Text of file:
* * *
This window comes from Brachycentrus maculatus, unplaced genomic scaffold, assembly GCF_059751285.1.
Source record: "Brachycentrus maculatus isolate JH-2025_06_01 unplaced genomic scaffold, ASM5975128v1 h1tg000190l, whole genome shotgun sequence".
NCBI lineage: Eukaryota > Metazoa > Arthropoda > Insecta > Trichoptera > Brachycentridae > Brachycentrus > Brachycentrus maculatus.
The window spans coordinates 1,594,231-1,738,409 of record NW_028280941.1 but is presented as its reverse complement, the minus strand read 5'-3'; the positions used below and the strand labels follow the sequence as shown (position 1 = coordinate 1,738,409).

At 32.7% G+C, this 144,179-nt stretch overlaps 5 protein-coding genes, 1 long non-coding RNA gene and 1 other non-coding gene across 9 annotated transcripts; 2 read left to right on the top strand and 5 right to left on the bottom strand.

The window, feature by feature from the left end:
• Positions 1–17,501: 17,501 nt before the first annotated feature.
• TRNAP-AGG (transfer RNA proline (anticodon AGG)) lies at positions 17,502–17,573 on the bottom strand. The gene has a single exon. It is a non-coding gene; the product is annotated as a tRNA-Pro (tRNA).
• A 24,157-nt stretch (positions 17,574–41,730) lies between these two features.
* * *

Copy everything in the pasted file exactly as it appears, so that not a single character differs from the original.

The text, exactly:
This window comes from Brachycentrus maculatus, unplaced genomic scaffold, assembly GCF_059751285.1.
Source record: "Brachycentrus maculatus isolate JH-2025_06_01 unplaced genomic scaffold, ASM5975128v1 h1tg000190l, whole genome shotgun sequence".
NCBI lineage: Eukaryota > Metazoa > Arthropoda > Insecta > Trichoptera > Brachycentridae > Brachycentrus > Brachycentrus maculatus.
The window spans coordinates 1,594,231-1,738,409 of record NW_028280941.1 but is presented as its reverse complement, the minus strand read 5'-3'; the positions used below and the strand labels follow the sequence as shown (position 1 = coordinate 1,738,409).

At 32.7% G+C, this 144,179-nt stretch overlaps 5 protein-coding genes, 1 long non-coding RNA gene and 1 other non-coding gene across 9 annotated transcripts; 2 read left to right on the top strand and 5 right to left on the bottom strand.

The window, feature by feature from the left end:
• Positions 1–17,501: 17,501 nt before the first annotated feature.
• TRNAP-AGG (transfer RNA proline (anticodon AGG)) lies at positions 17,502–17,573 on the bottom strand. The gene has a single exon. It is a non-coding gene; the product is annotated as a tRNA-Pro (tRNA).
• A 24,157-nt stretch (positions 17,574–41,730) lies between these two features.